I’m planning to take my children to see Earth the film. It opens at most cinemas in South Africa tomorrow and looks absolutely stunning. See the trailer here.
What about sunrise?
What about rain?
What about all the things,
That you said we were to gain?
What about killing fields?
Is there a time?
What about all the things,
That you said was yours and mine? Read More…
News from Congo is so confusing, conflicting and this the latest BBC report, is troubling. BBC is reporting that leaders “called on the international community to end sanctions against Zimbabwe and backed away from the possibility of holding an extraordinary summit on Zimbabwe, against the wishes of the country’s Prime Minister Morgan Tsvangirai.”
And here is the Reuters report:
Southern African heads of state called on the international community to end sanctions on Zimbabwe, ending a regional summit meeting on Tuesday with a statement many had expected. Read More…
Poor Annie. She’s in deep trouble already what with owing millions of dollars. Now there is hard-to-believe news of her being sued. “Paolo Pizzetti claims Ms Leibovitz used photos he took in Venice and Rome, and passed them off as her own in a 2009 calendar for a coffee company,” according the BBC online. The coffee company is Lavazza according to a coffee blog. This is one of the calender pictures:
They tell us not to drink too much of it – bad for the arteries. And not to drink or eat the full fat stuff. But I like nothing less than extra thick Greek yoghurt. And lots of milk. My children too. So I was delighted to read this story on BBC: “Children who eat plenty of dairy foods such as milk and cheese can expect to live longer.”
“Some 4,374 UK children from a 1930s study were traced 65 years later by researchers in Bristol and Queensland.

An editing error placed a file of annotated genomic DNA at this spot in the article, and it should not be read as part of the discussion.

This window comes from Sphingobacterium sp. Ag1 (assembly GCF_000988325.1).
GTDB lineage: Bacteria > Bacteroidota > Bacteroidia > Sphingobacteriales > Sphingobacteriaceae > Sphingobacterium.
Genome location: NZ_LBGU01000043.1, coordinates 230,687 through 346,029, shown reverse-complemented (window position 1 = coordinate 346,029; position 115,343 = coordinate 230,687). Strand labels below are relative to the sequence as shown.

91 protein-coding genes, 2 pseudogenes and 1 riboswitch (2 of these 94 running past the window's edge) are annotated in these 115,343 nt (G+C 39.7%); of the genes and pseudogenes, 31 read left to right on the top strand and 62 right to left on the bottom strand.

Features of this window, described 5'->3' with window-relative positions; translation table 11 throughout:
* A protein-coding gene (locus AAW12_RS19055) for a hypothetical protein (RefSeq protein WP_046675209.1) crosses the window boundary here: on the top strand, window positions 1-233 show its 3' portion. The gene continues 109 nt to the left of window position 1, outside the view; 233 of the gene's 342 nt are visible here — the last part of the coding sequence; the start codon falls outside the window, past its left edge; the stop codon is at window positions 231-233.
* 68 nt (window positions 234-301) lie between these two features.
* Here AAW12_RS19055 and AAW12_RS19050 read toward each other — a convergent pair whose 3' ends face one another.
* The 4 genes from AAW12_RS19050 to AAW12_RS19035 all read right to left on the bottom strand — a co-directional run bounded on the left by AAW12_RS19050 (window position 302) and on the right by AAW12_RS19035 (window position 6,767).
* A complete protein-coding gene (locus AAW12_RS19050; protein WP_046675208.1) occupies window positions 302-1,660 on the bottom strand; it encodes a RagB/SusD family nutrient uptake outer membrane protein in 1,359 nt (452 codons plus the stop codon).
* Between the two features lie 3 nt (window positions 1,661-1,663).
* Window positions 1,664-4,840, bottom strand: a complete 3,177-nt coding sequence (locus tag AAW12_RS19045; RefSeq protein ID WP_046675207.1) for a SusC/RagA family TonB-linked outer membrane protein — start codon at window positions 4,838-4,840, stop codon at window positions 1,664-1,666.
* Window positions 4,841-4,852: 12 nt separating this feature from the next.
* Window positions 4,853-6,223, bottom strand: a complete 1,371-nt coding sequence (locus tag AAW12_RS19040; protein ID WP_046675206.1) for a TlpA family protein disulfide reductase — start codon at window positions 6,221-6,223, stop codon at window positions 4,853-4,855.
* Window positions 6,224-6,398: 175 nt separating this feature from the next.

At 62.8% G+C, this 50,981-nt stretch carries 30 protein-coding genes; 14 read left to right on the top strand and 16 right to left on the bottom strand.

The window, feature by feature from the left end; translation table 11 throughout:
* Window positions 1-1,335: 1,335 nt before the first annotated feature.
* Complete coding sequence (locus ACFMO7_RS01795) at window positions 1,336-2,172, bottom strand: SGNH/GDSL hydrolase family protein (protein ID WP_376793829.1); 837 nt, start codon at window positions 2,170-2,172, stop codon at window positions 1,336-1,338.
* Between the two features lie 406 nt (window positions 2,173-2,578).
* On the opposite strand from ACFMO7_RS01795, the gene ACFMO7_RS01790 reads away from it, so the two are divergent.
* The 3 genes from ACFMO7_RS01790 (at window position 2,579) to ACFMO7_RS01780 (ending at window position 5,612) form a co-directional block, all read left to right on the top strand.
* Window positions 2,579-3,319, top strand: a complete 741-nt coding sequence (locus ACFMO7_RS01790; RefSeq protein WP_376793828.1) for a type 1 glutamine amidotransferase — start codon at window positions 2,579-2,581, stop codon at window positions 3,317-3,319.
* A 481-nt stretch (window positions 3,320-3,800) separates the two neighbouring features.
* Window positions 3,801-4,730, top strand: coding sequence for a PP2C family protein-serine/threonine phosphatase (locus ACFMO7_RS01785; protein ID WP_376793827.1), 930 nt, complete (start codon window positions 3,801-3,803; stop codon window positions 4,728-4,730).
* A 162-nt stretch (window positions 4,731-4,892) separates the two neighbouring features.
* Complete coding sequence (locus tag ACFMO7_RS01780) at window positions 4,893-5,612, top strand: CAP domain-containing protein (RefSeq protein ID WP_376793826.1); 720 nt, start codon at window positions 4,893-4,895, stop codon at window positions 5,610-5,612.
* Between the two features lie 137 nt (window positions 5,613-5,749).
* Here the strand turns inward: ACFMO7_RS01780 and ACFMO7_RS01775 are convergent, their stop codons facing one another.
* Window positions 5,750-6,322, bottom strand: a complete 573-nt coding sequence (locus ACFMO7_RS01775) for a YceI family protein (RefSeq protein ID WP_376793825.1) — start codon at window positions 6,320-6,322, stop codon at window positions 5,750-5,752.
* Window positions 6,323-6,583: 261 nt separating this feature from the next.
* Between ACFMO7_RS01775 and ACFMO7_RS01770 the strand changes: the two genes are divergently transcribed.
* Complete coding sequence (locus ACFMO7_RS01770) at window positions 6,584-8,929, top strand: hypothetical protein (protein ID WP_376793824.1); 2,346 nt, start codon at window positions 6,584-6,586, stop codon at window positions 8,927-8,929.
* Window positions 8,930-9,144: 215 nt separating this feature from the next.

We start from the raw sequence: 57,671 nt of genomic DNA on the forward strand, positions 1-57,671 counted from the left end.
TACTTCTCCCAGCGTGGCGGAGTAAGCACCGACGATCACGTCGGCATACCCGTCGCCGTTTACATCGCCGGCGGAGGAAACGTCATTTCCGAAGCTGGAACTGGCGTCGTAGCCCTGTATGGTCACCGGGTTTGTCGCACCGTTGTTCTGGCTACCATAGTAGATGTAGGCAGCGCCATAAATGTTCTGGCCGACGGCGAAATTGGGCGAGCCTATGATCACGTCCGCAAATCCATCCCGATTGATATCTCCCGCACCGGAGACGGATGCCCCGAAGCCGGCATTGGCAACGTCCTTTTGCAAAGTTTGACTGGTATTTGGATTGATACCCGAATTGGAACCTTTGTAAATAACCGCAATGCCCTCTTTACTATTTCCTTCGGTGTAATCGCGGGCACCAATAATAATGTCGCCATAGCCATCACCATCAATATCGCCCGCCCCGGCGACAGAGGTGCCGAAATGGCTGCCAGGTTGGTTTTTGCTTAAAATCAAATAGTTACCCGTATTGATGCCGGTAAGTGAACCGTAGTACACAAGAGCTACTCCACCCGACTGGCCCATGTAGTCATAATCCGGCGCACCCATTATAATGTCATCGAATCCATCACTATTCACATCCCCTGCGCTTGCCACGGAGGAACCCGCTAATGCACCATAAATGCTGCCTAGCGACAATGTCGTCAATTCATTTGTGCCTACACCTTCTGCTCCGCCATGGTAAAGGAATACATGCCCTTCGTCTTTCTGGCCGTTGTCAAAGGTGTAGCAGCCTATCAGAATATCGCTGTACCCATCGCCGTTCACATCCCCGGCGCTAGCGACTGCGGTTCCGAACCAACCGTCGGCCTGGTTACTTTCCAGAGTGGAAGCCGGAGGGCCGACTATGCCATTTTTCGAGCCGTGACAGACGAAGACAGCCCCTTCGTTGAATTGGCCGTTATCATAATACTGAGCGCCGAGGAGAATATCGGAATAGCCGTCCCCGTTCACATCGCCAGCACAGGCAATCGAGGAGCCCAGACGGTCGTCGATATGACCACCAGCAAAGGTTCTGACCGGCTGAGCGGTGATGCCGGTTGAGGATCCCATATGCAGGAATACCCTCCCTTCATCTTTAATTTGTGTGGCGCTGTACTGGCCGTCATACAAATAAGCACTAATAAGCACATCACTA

They found those who had had high dairy and calcium intakes as children had been protected against stroke and other causes of death, journal Heart reports.
Vernon Koekemoer approves:
Today at the concert, Bono said Obama’s election was an American and Irish dream as well as “a European dream, an African dream, an Israeli dream.” Then he added: “And also a Palestinian dream.”
Obama has said precious little about Gaza. It’s an issue that many are waiting to hear more about on Wednesday – eventhough a ceasefire has been declared.
It may be a very fragile ceasefire but this is good news. It could be the start of some progress. The BBC reports that:
Mr Olmert was speaking at a news conference with European leaders after first Israel, then Hamas declared unilateral ceasefires in Gaza.
Some Israeli troops have already begun pulling out of the Gaza Strip, following a three-week offensive.
Meanwhile, Ismail Haniya, the top Hamas leader in Gaza, said the Palestinians had won a great victory over Israel.
“The enemy has failed to achieve its goals,” he said in a speech broadcast on Hamas’ Al-Aqsa TV.
Tonight on BBC’s Panorama, viewers will learn that Baby P, the little boy pictured above, was refused a foster home by the services manager, Clive Preece, at Haringey Council in North London. A senior social worker,Sylvia Henry, had found him a foster home and didn’t want him to be looked after by a family member. But her concerns, and those of the police, were ignored by Clive Preece.
Instead, the baby was placed with a family member rather than put in foster care. Read More…